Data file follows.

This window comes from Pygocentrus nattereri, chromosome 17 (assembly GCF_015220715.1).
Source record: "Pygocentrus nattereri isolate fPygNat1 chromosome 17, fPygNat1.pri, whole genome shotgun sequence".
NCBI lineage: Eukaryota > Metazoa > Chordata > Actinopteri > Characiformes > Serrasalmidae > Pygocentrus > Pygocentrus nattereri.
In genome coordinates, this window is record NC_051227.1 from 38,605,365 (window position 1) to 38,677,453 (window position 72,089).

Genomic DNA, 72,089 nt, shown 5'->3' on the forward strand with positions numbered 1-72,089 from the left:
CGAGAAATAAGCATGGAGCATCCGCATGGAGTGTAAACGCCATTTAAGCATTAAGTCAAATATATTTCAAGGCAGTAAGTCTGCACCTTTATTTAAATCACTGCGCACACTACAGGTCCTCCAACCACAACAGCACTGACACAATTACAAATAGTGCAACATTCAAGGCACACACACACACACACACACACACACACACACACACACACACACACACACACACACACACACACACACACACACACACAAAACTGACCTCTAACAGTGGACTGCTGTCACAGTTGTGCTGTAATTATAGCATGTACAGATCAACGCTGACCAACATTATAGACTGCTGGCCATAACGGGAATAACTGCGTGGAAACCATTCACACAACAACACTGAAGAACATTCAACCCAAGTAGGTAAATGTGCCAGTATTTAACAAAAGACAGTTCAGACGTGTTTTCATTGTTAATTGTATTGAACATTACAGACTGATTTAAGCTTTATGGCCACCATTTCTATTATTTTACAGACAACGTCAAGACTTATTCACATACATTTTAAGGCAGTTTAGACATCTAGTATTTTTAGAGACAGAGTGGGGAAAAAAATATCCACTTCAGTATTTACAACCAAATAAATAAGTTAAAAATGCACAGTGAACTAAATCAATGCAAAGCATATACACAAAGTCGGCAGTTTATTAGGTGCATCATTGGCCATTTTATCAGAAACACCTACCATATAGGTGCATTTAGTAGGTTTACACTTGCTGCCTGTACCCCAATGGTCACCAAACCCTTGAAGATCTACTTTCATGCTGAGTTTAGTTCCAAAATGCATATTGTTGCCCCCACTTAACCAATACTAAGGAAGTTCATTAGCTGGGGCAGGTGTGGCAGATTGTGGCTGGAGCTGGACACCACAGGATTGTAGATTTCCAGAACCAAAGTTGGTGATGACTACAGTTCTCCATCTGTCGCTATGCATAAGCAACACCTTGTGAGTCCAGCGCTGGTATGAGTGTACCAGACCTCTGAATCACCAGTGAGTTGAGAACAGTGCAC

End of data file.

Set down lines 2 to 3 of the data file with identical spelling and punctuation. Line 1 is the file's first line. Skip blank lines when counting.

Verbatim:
Source record: "Pygocentrus nattereri isolate fPygNat1 chromosome 17, fPygNat1.pri, whole genome shotgun sequence".
NCBI lineage: Eukaryota > Metazoa > Chordata > Actinopteri > Characiformes > Serrasalmidae > Pygocentrus > Pygocentrus nattereri.